The Narrow Corridor takes us on a fascinating journey, across continents and through human history, to discover the critical ingredient of liberty. In these times, there can be no more important search—nor any more important book.” —George Akerlof, Nobel laureate in economics, 2001
 
“Liberty does not come easily. Many populations suffer from ineffective governments and are stuck in a cage of norms and traditions. Others are subdued by a despotic Leviathan. In this highly original and gratifying fresco, Daron Acemoglu and Jim Robinson take us on a journey through civilizations across time and space. A remarkable achievement that only they could pull off and that seems destined to repeat the stellar performance of Why Nations Fail.” —Jean Tirole, Toulouse School of Economics, Nobel laureate in economics, 2014
 
“With gripping examples of civilizations that thrived or failed, Acemoglu and Robinson provide an exhilarating analysis of the critical balance needed between state and society. The Narrow Corridor is destined to be the landmark book that maps the future of freedom for any serious policy maker[JA3] [MC4] , scholar, or citizen.” —Erik Brynjolfsson, coauthor of The Second Machine Age
 
“One of the biggest paradoxes of political history is the trend, over the last 10,000 years, away from small tribes and toward the development of the strong centralized states that allow societies of millions to function. But—how can a powerful state be reconciled with liberty for its citizens? This great book provides an answer to this fundamental dilemma. You will find it as enjoyable as it is thought-provoking.” —Jared Diamond, professor of geography at UCLA and Pulitzer Prize–winning author of Guns, Germs, and Steel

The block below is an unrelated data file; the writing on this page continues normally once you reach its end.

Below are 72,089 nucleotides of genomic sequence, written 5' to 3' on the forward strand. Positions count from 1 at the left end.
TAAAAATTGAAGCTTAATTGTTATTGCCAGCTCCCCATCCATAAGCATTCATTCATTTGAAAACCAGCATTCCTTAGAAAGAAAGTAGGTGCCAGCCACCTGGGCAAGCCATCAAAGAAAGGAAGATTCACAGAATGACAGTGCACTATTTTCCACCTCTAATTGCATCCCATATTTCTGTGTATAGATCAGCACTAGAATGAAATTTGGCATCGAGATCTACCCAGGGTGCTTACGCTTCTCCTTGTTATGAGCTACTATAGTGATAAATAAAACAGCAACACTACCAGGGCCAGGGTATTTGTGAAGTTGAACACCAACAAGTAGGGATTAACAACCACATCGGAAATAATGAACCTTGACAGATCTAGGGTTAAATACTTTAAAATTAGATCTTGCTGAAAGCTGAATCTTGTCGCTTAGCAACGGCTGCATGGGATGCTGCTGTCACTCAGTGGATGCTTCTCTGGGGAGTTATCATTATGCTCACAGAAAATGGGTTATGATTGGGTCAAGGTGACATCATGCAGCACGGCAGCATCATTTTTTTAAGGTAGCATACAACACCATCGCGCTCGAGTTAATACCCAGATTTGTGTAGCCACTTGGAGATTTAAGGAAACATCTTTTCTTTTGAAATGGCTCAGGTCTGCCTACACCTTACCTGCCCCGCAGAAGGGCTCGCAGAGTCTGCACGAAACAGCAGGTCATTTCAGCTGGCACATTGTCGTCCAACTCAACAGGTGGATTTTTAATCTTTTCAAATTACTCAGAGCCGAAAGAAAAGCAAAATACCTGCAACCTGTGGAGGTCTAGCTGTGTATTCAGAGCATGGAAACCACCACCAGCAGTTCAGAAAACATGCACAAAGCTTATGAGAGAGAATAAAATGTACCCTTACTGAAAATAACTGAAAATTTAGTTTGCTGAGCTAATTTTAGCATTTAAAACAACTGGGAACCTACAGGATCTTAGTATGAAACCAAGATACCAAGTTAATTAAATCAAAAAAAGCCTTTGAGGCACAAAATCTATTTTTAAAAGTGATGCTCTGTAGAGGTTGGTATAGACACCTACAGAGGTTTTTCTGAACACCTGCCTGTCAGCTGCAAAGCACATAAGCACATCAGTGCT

“How should we view the current challenges facing our democracies? This brilliant, timely book offers a simple, powerful framework for assessing alternative forms of social governance. The analysis is a reminder that it takes vigilance to maintain a proper balance between the state and society—to stay in the ‘narrow corridor’—and avoid falling into either statelessness or [JA5] [MC6] dictatorship.” —Bengt Holmstrom, Nobel laureate in economics, 2016
 
“Two of the world’s best social scientists have written a magisterial book of immense insight and learning, a true tour de force. From its rich historical study of the delicate balance between state and society it draws a chilling conclusion every thinking person should be aware of: Liberty is as rare as it is fragile, wedged uneasily between tyranny and anarchy.” —Joel Mokyr, author of A Culture of Growth
 
“Another outstanding, insightful book by Acemoglu and Robinson on the importance and difficulty of getting and maintaining a successful democratic state. Packed with examples and analysis, it is a pleasure to read.” —Peter Diamond, Nobel Laureate in Economics, 2010
 

Praise for Why Nations Fail
 
“Bracing, garrulous, wildly ambitious and ultimately hopeful. It may, in fact, be a bit of a masterpiece.” The Washington Post

Why Nations Fail is a splendid piece of scholarship and a showcase of economic rigor.” —The Wall Street Journal

“A brilliant book.” —Bloomberg
 
“This is an intellectually rich book that develops an important thesis with verve. It should be widely read.” Financial Times

Why Nations Fail is a truly awesome book.” —Steven Levitt, coauthor of Freakonomics